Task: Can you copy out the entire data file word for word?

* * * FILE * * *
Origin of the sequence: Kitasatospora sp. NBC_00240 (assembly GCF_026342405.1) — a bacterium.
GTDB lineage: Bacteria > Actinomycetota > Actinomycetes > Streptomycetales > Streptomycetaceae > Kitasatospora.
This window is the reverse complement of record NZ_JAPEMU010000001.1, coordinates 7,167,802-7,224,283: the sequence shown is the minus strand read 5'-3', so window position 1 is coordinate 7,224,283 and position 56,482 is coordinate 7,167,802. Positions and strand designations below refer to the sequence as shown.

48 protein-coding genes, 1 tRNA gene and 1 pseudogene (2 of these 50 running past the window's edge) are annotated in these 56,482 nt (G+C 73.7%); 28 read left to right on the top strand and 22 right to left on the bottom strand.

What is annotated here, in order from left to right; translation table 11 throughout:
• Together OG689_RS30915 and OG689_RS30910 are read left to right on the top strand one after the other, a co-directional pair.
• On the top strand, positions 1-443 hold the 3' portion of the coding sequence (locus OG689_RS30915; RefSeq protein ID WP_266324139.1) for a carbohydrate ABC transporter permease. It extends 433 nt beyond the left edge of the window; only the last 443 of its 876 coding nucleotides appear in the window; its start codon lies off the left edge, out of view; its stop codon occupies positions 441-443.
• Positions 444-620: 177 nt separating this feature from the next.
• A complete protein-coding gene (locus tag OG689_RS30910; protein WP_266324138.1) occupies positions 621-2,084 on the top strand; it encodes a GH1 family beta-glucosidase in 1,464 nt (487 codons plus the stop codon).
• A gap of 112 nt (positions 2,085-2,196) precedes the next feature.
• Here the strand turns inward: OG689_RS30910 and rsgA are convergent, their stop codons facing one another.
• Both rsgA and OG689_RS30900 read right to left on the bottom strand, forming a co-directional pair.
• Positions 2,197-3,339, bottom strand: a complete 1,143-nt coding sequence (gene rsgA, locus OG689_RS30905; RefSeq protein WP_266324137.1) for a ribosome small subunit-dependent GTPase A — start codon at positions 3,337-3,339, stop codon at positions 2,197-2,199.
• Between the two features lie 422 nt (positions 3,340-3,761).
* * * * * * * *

Origin of the sequence: Kitasatospora sp. NBC_00240 (assembly GCF_026342405.1) — a bacterium.
GTDB lineage: Bacteria > Actinomycetota > Actinomycetes > Streptomycetales > Streptomycetaceae > Kitasatospora.
This window is the reverse complement of record NZ_JAPEMU010000001.1, coordinates 7,167,802-7,224,283: the sequence shown is the minus strand read 5'-3', so window position 1 is coordinate 7,224,283 and position 56,482 is coordinate 7,167,802. Positions and strand designations below refer to the sequence as shown.

48 protein-coding genes, 1 tRNA gene and 1 pseudogene (2 of these 50 running past the window's edge) are annotated in these 56,482 nt (G+C 73.7%); 28 read left to right on the top strand and 22 right to left on the bottom strand.

What is annotated here, in order from left to right; translation table 11 throughout:
• Together OG689_RS30915 and OG689_RS30910 are read left to right on the top strand one after the other, a co-directional pair.
• On the top strand, positions 1-443 hold the 3' portion of the coding sequence (locus OG689_RS30915; RefSeq protein ID WP_266324139.1) for a carbohydrate ABC transporter permease. It extends 433 nt beyond the left edge of the window; only the last 443 of its 876 coding nucleotides appear in the window; its start codon lies off the left edge, out of view; its stop codon occupies positions 441-443.
• Positions 444-620: 177 nt separating this feature from the next.
• A complete protein-coding gene (locus tag OG689_RS30910; protein WP_266324138.1) occupies positions 621-2,084 on the top strand; it encodes a GH1 family beta-glucosidase in 1,464 nt (487 codons plus the stop codon).
• A gap of 112 nt (positions 2,085-2,196) precedes the next feature.
• Here the strand turns inward: OG689_RS30910 and rsgA are convergent, their stop codons facing one another.
• Both rsgA and OG689_RS30900 read right to left on the bottom strand, forming a co-directional pair.
• Positions 2,197-3,339, bottom strand: a complete 1,143-nt coding sequence (gene rsgA, locus OG689_RS30905; RefSeq protein WP_266324137.1) for a ribosome small subunit-dependent GTPase A — start codon at positions 3,337-3,339, stop codon at positions 2,197-2,199.
• Between the two features lie 422 nt (positions 3,340-3,761).